This page features true, interesting Scoll & Remeika success stories associated with probate matters. In "The Case of the Frugal Brewery Worker" below, an important Wisconsin legal principle was established.
An estate attorney was unsuccessful in her search to find the will beneficiaries, so she believed the assets would have to pass under intestate procedure. The will had been signed thirty years earlier, naming a small neighborhood church in Milwaukee, a monastery in Pennsylvania, and a "cousin" as beneficiaries.
Scoll & Remeika was able to locate all three beneficiaries for the attorney. Our research revealed that the church congregation had twice merged with others, but was still an interested party with a current address. We discovered that the monastery still existed but had changed its name. Finally we determined that the "cousin" was really a first cousin, twice removed, but was still alive and happy to hear of his inheritance.
— Estate of Margaret F., Milwaukee County, WI
Tommy, a retired brewery worker, lived in a cramped, cluttered apartment near Marquette University. He loved chatting with students. Tommy seemed impoverished and was known to raid trash bins and eat at the local soup kitchen.
But he also took care of his bank accounts. When he died, he had over one million dollars in assets. He left no will and his heirs were unknown.
When we investigated his story, we learned that he had lived most of his life with his mother, Laura. We found his birth record in Milwaukee, which named his father as Frank. Frank was born in Michigan, lived in Waukesha, and was a musician. The only individual who fit this description was a man who eventually became a pillar of the community, a celebrated band director.
The closest heirs seemed to be nieces and nephews of Frank. We found these individuals, and took them on as clients.
We were unable to find any evidence, however, that Frank had ever lived with Tommy or his mother, or that Frank had ever been married to Laura. In the absence of proof that Tommy was a "marital child," the personal representative for the estate objected to the claims of the nieces and nephews that they were relatives through the father. Our attorneys took the case to the Wisconsin Court of Appeals on behalf of our clients. Remanded from appeal, Scoll & Remeika's clients were declared to be the heirs, and they inherited the estate.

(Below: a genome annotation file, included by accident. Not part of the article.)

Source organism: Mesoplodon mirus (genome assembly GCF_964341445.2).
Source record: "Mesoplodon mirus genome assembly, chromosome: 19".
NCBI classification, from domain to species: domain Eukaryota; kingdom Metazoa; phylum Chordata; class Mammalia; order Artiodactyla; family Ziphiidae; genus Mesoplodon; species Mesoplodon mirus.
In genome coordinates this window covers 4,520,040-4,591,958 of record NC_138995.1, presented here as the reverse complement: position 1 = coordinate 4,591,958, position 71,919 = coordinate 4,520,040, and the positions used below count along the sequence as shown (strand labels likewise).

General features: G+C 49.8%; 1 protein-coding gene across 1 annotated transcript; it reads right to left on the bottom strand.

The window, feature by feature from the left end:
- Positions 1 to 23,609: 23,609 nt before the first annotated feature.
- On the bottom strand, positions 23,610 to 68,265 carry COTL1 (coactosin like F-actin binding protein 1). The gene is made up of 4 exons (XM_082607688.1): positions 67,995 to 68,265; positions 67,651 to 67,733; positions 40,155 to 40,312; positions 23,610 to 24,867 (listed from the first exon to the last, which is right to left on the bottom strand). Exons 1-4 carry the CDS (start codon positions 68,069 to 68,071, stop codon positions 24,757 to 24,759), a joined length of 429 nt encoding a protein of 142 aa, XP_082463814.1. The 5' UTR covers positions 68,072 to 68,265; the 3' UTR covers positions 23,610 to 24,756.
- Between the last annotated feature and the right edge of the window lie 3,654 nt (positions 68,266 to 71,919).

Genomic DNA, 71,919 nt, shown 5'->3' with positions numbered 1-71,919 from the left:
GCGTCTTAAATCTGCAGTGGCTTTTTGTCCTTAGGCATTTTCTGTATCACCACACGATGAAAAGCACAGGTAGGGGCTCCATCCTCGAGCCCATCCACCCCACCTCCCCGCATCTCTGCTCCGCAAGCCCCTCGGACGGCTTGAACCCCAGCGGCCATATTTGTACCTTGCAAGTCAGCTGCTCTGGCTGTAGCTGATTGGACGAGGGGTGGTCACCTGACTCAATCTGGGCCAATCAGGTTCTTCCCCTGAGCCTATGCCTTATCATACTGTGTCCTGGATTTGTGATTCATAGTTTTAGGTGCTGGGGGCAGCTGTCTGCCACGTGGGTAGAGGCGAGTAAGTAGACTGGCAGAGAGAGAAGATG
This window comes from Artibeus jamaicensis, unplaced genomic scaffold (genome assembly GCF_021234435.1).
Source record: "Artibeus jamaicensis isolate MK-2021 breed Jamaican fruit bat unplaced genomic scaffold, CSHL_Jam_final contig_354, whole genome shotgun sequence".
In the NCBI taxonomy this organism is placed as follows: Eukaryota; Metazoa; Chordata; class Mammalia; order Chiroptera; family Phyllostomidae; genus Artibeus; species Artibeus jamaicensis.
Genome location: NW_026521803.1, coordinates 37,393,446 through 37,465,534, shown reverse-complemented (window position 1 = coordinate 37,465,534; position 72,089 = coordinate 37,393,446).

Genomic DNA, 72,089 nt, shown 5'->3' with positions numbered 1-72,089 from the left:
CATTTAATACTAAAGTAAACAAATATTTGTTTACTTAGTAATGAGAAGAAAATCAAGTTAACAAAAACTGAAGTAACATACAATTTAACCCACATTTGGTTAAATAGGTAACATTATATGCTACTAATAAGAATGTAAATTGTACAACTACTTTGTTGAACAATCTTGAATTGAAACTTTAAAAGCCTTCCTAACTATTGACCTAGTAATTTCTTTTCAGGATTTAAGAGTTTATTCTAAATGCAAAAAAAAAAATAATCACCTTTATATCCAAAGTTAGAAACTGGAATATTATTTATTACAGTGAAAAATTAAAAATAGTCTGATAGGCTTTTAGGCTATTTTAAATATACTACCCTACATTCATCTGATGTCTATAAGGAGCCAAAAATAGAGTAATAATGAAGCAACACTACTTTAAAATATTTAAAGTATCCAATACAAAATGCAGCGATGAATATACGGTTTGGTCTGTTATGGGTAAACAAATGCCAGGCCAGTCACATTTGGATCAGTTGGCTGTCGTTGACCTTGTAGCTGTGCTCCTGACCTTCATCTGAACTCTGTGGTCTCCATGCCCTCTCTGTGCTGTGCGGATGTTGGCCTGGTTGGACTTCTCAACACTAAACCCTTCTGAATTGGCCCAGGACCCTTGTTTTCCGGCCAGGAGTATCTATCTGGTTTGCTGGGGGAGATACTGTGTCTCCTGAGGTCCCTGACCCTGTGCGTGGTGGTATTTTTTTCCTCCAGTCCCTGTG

An important legal principle was established by our appeal:
Section 893.88, limiting only an action for the establishment of paternity, does not preclude a motion for the purpose of determining paternity in a probate proceeding.
— DiBenedetto v. Jaskolski, 2003 WI App 70; 261 Wis. 2d 723; 661 N.W.2d 869; 01-2189
Over a hundred years ago, a wealthy East Coast woman gave land that was outside a small midwestern city to the local municipality. She had one requirement: that the land always be used for a park.
Thirty years after her gift, the municipality, in seeming ignorance of the condition on the gift, built a hospital on the land. The hospital stood there for more than 70 years.
When the city recently explored possible uses for the aging hospital property, attorneys discovered that the city lacked clear title because of the deed restriction.
Scoll & Remeika was hired to find the remaining heirs or parties-in-interest to the initial donor, so that waivers might be obtained. We researched the family, which was prominent 100 years ago, and now includes major public and political figures. Scoll & Remeika then provided the city with a dozen names and addresses and a family chart, so the city could obtain quit-claim deeds and thus clear title to the property.
— The Matter of Susan S.